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Sensitivities: finding problems and setting priorities

Risk management must be efficient and is forced to make effective decisions with scarce resources. Finding the problematic risk drivers and being able to set justified priorities for management is therefore an important strategic goal of risk analysis.

Risk Kit and the Enterprise Risk Evaluator provide methods to assess sensitivities - the impact of risk factors on the bottom line. They answer a variety of possible guiding questions:

  • Which risk factors have the greatest impact on the results? What are my top risks?
  • What is the absolute impact of a risk factor on the outcome in the unit of outcome? 
  • How do risk events affect the result when they occur?
  • Can I tell if a risk mitigating measure is ineffective?
  • How do the individual risk factors contribute to the overall risk?
  • How can I communicate the results in tabular and graphic form?

Here is an overview.

Absolute sensitivities

Absolute sensitivities capture the effect of a risk factor on the result in the unit of the result. All risk factors thus have a uniform 'currency' and are comparable with each other. They are calculated by taking the mean or median of the outcome for a quantile range of the risk factor (e.g. 0-10%, 10-20%, etc.).

The Spider Chart and the Tornado Chart illustrate these steps. They are a proven means of risk communication.

In enterprise risk management, this type of sensitivity is particularly interesting, because if a risk is not mitigated by measures, its effect on the result does not change under general circumstances. The sensitivity of this unmanaged risk then also remains stable. This is an important prerequisite for identifying measures that do not reduce the impact of the risk factor on the result.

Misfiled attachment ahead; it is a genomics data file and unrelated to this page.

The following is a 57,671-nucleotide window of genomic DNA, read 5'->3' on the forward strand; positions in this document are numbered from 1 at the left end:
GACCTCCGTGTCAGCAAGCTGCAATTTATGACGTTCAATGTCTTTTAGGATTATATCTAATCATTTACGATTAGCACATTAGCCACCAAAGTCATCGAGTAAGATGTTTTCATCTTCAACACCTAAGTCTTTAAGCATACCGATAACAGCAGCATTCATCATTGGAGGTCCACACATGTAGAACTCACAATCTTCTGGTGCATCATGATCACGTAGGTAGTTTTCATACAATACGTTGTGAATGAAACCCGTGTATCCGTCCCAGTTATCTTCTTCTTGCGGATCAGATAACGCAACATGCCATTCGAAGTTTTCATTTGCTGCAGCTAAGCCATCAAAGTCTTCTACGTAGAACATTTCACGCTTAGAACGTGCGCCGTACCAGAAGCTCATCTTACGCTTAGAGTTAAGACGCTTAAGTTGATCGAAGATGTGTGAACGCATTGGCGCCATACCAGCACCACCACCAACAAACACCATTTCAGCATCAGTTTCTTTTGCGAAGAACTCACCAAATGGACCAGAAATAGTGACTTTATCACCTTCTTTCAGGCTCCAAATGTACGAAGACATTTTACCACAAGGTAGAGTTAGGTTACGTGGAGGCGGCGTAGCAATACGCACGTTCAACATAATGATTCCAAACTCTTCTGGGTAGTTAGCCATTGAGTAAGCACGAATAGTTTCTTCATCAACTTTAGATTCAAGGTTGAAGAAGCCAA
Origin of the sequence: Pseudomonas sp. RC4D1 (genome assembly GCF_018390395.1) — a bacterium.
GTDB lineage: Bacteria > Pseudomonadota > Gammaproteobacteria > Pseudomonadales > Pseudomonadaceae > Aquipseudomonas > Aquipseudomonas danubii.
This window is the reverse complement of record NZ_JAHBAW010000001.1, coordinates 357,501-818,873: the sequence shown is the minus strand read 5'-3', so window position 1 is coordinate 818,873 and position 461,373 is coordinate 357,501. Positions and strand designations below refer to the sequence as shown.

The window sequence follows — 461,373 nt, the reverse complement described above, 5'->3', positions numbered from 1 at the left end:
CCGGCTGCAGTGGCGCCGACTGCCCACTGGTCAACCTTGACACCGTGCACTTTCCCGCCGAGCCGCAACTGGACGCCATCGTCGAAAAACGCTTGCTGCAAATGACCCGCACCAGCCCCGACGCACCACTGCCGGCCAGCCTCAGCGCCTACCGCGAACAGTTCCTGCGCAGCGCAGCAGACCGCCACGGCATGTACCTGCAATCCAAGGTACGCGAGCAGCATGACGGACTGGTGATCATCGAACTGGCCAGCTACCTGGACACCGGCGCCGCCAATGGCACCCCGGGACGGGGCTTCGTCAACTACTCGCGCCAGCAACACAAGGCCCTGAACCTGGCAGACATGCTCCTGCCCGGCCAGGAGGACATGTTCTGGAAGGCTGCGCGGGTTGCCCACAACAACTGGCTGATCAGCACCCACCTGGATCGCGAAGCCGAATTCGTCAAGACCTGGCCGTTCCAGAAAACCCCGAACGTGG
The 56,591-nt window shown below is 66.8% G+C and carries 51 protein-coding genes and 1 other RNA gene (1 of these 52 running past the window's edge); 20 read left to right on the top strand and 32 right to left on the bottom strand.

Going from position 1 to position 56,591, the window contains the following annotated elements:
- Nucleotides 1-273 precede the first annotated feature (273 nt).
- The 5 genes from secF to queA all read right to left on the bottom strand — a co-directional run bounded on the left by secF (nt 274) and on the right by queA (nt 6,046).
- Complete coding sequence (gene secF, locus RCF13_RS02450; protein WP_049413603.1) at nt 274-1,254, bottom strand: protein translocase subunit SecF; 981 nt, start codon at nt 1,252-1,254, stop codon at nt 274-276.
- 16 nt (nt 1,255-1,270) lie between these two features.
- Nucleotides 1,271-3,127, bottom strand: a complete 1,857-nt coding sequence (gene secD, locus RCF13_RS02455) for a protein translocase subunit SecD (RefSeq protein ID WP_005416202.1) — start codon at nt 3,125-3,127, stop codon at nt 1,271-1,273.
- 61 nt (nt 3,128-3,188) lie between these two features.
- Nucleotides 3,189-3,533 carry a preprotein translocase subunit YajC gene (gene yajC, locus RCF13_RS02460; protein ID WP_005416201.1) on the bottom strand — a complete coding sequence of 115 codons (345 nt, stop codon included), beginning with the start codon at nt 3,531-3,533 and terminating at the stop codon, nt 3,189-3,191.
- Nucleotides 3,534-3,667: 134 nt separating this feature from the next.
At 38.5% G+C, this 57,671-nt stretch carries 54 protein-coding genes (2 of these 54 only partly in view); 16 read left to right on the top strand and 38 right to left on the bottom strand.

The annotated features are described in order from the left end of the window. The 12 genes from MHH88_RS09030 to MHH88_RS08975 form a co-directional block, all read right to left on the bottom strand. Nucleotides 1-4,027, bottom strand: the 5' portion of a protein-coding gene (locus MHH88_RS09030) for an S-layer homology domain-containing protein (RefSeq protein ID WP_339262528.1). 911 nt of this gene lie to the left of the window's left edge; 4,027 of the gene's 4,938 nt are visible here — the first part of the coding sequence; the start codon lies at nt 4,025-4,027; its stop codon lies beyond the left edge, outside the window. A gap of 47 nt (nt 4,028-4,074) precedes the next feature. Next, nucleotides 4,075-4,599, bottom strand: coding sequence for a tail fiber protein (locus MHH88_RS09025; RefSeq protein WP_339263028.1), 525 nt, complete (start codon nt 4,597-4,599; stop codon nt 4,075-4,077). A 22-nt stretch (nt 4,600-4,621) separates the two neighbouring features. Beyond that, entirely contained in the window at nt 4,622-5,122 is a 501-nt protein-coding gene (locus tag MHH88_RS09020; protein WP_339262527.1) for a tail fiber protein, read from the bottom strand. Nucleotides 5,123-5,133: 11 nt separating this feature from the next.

For event-driven risk factors that do not always occur, but only sometimes, or that only take on a few values, there are conditional absolute sensitivities as a special type of sensitivity. Here, all outcomes for which the risk factor has the same value are condensed to one number by their mean or median. The absolute sensitivities are then calculated only on the different values of the risk factor.

The advantage of the conditional absolute sensitivities is that the case where the risk has not occurred at all or has a fixed value and therefore does not have a different effect is removed from the analysis. The focus is then on the question 'in which area does the result change if the risk factor changes?' Factors that certainly bring uncertainty into the system, but are also or even primarily opportunities and not risks, thus become visible.

Relative sensitivities: correlations and covariances

Relative sensitivity concepts put quantities in relation to each other. They therefore usually have no unit and move within a certain range of values.

Important relative sensitivities are linear correlations, rank correlations, contributions to variance (squared rank correlations whose sum is standardised to 1) and beta factors. Their magnitude indicates how closely risk factor and outcome are related. Their sign indicates the direction of the correlation.

When measures are taken, this results in the peculiarity that relative sensitivities of risk factors for which there are no measures also change. As a rule, they become larger because their contribution to a smaller pie after measures, so to speak, now becomes larger in relative terms.

Correlations take values between -1 and 1. Contributions to variance cannot become negative. Their values lie between 0 and 1.

Beta factors are not limited in their range of values, but usually lie between -3 and 3. If their magnitude is greater than 1, this means that the covariance between the factor and the outcome is greater in magnitude than the variance of the outcome.

If the risk factor has a very high variance, caution is advised, as this can lead to the detection of a random spurious correlation. The use of the beta factor is thus particularly suitable if there is a known structural relationship between a risk factor and the result, e.g. between a share price and a share index in which the share itself is included.

Risk contributions

Risks cause costs - also through risk management itself. In addition, there are capital costs for risk capital backing, which has recently been required in the risk-bearing capacity concept of IDW PS 340. Distributing the costs back to the risks is thus a natural application of the polluter pays principle.

In order to determine the risk contributions, you also specify the risk measure to be redistributed to the risks. This can be a value at risk (quantile) as well as an expected shortfall. The absolute sensitivities or beta factors are given the sign of the linear relationship between the risk factor and the result and are scaled so that they add up to this risk measure.